How Overweight Is Your Pet?
Is your dog more Rotund than Rover? Is Fluffy's poofy coat camouflaging a few extra pounds? If so, you may be killing your pet with kibble kindness: Overweight pets are affected by many of the health issues humans are.
According to a new study by the Association for Pet Obesity Prevention (APOP), in collaboration with the veterinary clinic chain Banfield, approximately 53 percent of cats and 55 percent of dogs are overweight or obese. The percentage of pets that are obese (at least 30 percent above normal body weight) has increased over the last four years.
You might look into your beloved pet's eyes, shrug your shoulders and think "I love you just the way you are." But believe me, you are not doing your pet any favors. As with humans, being overweight leads to a host of ills, including osteoarthritis, insulin resistance and type 2 diabetes, high blood pressure, heart and respiratory disease, kidney disease and many forms of cancer. This all translates into a decreased life expectancy.
How do pets become overweight? Just like humans, they eat more calories than they need. And since Fido can't take himself to the drive-thru window of the local fast food joint, the excess weight is the owner's doing. The good news: The solution also lies within the owner's power.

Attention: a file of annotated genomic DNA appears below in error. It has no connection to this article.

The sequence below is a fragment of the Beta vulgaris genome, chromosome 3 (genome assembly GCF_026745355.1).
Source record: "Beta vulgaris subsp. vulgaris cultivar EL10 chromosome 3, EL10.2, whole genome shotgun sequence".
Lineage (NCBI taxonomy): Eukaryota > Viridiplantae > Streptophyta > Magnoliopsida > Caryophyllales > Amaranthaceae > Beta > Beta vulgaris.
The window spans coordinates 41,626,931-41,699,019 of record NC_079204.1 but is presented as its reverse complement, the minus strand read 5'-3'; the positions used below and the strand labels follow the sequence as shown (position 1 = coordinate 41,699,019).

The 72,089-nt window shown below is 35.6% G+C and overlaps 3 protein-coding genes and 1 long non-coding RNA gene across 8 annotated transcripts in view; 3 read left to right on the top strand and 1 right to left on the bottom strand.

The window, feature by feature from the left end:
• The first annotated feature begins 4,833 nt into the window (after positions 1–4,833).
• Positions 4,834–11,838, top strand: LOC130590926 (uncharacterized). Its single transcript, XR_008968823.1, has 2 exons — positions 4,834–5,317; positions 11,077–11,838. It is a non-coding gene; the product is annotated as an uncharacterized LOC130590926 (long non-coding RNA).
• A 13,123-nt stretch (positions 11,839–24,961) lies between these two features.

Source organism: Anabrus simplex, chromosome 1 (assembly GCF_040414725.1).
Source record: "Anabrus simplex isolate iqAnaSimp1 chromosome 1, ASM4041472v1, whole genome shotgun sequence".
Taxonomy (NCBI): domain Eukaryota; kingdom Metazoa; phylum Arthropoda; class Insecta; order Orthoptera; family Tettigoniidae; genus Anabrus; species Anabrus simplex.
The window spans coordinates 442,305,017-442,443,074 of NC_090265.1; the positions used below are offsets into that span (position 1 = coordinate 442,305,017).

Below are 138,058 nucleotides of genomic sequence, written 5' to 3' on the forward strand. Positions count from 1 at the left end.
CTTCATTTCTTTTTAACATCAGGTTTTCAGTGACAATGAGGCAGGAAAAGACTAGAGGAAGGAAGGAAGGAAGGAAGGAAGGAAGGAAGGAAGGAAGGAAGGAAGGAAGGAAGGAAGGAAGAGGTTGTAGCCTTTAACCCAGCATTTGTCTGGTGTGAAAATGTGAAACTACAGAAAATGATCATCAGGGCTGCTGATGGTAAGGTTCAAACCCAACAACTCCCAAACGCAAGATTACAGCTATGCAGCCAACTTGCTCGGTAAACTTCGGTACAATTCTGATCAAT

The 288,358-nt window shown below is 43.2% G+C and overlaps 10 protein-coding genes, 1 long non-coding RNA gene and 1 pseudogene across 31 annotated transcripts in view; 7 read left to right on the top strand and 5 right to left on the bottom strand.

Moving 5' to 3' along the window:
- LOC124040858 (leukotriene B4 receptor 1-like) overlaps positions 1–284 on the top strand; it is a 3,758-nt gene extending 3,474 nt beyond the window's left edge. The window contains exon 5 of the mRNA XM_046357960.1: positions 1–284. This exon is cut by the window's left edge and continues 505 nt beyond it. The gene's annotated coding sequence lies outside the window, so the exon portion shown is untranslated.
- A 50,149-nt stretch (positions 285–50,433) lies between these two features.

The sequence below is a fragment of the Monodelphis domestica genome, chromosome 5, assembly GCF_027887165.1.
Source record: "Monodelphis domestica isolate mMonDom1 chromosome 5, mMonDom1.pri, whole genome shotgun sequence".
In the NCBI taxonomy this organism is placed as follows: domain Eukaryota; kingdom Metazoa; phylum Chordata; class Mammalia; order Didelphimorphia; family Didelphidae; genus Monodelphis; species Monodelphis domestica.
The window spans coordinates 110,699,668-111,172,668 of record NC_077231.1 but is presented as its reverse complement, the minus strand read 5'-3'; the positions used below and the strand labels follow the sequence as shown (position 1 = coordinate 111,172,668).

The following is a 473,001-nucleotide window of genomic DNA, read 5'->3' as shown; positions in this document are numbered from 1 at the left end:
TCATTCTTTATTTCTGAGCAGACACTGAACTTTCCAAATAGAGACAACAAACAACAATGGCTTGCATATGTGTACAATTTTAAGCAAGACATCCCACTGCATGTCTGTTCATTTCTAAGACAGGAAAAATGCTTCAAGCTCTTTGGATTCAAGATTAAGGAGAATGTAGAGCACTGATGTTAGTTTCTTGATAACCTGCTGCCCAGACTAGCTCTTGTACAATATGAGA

According to PetMD.com, there are four typical scenarios:
The Nibbler: He "hardly eats a thing" but in reality picks at all the choicest morsels all day long.
The Beggar: She "won't keep quiet unless she gets her treats."
The Good Dog: Her owners "don't want her to go hungry."
The Gourmet Dog: He "refuses to eat dog food" and feasts instead on fattening human delicacies.
How can you tell if your pet is overweight? Just as it's sometimes hard for a parent of a chubby child to see the truth, it's often hard for a pet owner to acknowledge a problem. After all, where exactly do you draw the line?
According to APOP, your pet is overweight if:
It's difficult to feel your pet's ribs.
Your pet's stomach sags.
Your pet has a broad back with no visible waist (when viewed from above).
APOP has a more precise listing of ideal weight ranges for different breeds of dogs and cats.
You can help your pet lose weight by taking the common sense approach: Reduce calories and increase exercise. PetMD.com and APOP both recommend that you talk strategy with your vet before embarking on a weight-loss regimen.
Also, your pet should be checked out first to make sure that a heart, thyroid or other metabolic disorder isn't causing or contributing to the weight problem. And get everyone in the family is on board with the game plan to avoid any unintended sabotage induced by those irresistible puppy-eyes or that convincing purrrrrr-leg wrap combo.Can pets help you with road rage? Our comedian investigates.